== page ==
When classes began this year at the University of California, Berkeley, its network was in for a shock. Along with the invasion of new freshmen came an invasion of network viruses.
The Nachi worm, also known as Welchia, wreaked havoc on the university's network. Its wireless LAN was hit particularly hard because its throughput is much more constrained than the rest of the network, said Christopher Chin, the university's "network exorcist."
"Virus activity took up all of the available bandwidth; the wireless network was crippled," Chin said.
Chin sought help from Vernier Networks Inc., since the Mountain View, Calif.-based wireless infrastructure vendor was already providing some of the monitoring products used on the university's Wi-Fi network.
The university used the company's new product, the Vernier Virus Filter, which is designed to help organizations clean up after a virus or worm attack.
With Vernier's help, Chin was able to identify traffic patterns coming from the infected computers and plug that data into the university's wireless gateway. Network packets from those machines were then dropped from the wireless network.
The department was then able to address the machines that were generating the corrupt traffic by placing them in a separate user list. When they tried to log on to the network, they were denied access. They were then directed to a Web page that informed them that their machines were infected and told them what steps they needed to take to patch their machines.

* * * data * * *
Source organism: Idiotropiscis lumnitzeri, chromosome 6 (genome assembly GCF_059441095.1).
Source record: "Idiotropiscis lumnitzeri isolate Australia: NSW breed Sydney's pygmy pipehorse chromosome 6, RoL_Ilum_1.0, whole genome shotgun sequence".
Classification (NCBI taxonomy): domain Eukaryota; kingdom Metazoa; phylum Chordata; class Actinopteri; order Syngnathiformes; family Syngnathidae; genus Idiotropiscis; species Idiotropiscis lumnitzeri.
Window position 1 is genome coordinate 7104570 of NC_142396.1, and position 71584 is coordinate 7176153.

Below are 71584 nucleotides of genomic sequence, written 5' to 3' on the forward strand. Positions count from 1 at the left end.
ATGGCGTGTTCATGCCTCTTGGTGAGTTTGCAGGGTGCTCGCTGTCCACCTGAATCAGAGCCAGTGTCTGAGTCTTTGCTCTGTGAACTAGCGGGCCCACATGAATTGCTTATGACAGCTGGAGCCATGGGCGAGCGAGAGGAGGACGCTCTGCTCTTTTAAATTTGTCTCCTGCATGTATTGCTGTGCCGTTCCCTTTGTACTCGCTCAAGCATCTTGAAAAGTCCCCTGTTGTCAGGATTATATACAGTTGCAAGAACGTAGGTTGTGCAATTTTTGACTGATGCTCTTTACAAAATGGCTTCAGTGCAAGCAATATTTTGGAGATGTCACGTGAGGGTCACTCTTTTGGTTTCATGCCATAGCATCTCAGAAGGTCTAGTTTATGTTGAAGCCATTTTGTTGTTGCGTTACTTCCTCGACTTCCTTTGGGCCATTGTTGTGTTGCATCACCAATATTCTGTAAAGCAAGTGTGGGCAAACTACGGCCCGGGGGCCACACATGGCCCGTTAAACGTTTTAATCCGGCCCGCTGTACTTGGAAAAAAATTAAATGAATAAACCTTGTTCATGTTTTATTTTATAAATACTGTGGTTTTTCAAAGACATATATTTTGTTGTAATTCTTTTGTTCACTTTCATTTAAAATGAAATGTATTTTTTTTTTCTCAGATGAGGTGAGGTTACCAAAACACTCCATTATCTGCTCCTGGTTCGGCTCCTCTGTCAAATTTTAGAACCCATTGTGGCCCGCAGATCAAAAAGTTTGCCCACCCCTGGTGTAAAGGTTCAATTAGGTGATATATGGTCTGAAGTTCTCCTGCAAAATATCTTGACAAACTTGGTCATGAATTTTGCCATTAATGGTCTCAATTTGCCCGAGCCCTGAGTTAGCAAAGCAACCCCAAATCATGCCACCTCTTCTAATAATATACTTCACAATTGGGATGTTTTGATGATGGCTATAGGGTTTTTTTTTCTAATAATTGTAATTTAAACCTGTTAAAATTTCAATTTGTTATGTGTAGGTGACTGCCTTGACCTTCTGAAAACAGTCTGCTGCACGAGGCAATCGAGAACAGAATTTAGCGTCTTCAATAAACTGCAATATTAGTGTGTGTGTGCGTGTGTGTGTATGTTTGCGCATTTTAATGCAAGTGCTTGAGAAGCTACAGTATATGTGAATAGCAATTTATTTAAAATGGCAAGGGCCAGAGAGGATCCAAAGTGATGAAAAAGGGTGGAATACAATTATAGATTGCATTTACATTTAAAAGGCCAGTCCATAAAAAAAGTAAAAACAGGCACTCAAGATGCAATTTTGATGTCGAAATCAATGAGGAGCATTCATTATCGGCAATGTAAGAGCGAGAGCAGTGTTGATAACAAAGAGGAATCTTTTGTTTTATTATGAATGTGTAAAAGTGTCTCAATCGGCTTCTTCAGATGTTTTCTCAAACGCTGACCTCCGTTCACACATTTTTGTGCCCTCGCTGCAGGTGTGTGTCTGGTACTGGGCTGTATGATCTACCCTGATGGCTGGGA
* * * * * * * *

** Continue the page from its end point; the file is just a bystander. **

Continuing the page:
"This approach is very useful for viruses that have traffic patterns that are distinct from regular Internet traffic," Chin said, because not only does it protect the wireless LAN, but it also offers diagnostic information.
"This is just another layer that helps IT managers get broader control over their networks. What's needed next is something that spans both wireless and wired [networks]," said Chris Kozup, a program director with the Stamford, Conn.-based research firm Meta Group.
Vernier pursued this application because mobile devices are more vulnerable to viruses than PCs, which never leave a desktop or the home network, according to Dominic Wilde, Vernier's senior product marketing manager. Wireless devices, particularly those at a university, are always accessing different networks with varying levels of security, making them more susceptible to worms and viruses. Making matters worse, users don't always update their antivirus software, Wilde said.
Vernier's product dramatically reduces the work involved in determining who is infected, he added. IT department no longer have to do a manual audit of users, he said.
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